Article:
LEMONS AND JUSTICE by TAZ HANCOCK (Hong Kong)
I believe in lemons,
plucked with fissured hands
MILWAUKEE by ADDISON RAHMLOW (United States)
A pulse dwells in these glass towers, beating, breathing,
slates of transparency basking in clean air, clear air.
MEN WAITING FOR A TRAIN by LOIS BELOVED (Australia)
At first they stand, orphaned, like a line of birds,
First on one foot, then the other, in unison
DON'T TRY TO BE BLACK ATLAS by CARISSA CEASOR (United States)
Shirk your sense of responsibility.
Leave your guilt at the door of progress.
MY WORDS ARE NOT MINE ALONE by AKSHITHA UPADYAYULA (India)
My words can provide a sense of comfort, a feeling of being understood, a thought, an awakening, an escape, a reason to fight back.
MATHEMATICS: TRY AND CALCULATE ME by NAZEEFA AHMED (Canada)
you look at me and see someone to solve, to prove, to sketch, and
you try to classify my incongruities
HOMESICKNESS by YASMINE BOLDEN (United States)
You have never known those shores or those people or those
words that sound like a memory your heart can retell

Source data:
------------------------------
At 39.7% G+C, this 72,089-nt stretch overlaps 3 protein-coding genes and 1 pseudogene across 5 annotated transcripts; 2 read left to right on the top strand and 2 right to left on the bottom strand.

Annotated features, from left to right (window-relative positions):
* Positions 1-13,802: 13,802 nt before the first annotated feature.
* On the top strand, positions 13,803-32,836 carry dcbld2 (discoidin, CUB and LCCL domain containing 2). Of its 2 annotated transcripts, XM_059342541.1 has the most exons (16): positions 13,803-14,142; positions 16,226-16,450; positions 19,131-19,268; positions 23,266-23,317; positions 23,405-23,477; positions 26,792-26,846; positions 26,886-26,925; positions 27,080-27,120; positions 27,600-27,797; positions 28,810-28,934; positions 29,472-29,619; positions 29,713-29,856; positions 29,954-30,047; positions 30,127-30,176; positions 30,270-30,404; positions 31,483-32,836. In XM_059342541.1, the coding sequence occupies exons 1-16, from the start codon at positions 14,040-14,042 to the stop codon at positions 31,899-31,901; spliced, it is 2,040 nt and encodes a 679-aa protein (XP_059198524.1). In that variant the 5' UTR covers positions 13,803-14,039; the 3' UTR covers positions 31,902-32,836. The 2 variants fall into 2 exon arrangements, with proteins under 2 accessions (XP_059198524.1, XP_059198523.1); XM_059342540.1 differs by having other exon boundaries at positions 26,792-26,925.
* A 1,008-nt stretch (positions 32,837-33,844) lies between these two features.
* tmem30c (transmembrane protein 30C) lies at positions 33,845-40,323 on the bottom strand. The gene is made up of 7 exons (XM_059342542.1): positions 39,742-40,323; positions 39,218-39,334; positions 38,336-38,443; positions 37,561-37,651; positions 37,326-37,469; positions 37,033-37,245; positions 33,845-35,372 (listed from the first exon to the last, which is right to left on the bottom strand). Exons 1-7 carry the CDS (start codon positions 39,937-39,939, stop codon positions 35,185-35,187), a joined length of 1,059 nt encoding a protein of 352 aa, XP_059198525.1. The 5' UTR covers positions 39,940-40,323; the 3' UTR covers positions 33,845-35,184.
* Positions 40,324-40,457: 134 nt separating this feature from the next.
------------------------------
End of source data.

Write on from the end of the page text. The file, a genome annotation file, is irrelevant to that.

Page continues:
but your mind cannot.
RED AND GOLD by VIVIAN ZHI (Canada)
I am from the streets of Chinatown,
Where in a small apartment south of Dundas and west of Spadina,
A Chinese couple is raising their newborn son.
VISITING HOURS by ANNIE KIRKPATRICK (United States)
Rice piled on my plate like a cold white ant bed. Mom adjusted her glasses again. Perry dug her tongue into her cheek. She exaggerated a sigh, and Mom took the bait.
AN CHÚILFHIONN by ANYA WILSON (Ireland)
An bhfaca tú an chúilfhionn 's í ag dul ar na bóithre?"
Oh have you seen my fair-haired girl walking the roads?
LEGEND OF QUAY STREET by PIPPI JEAN (United States)
Of all the swimming summer and the dust, sun, rain, you are what sticks out. She told us about you on the corner of Customs and Queens
DOOF IN NIATIRB by ELOISE DAVIS (United Kingdom)
Throughout my many travels, to all sorts of exotic lands, never before have I seen a diet so extraordinary as that of the Snamuh.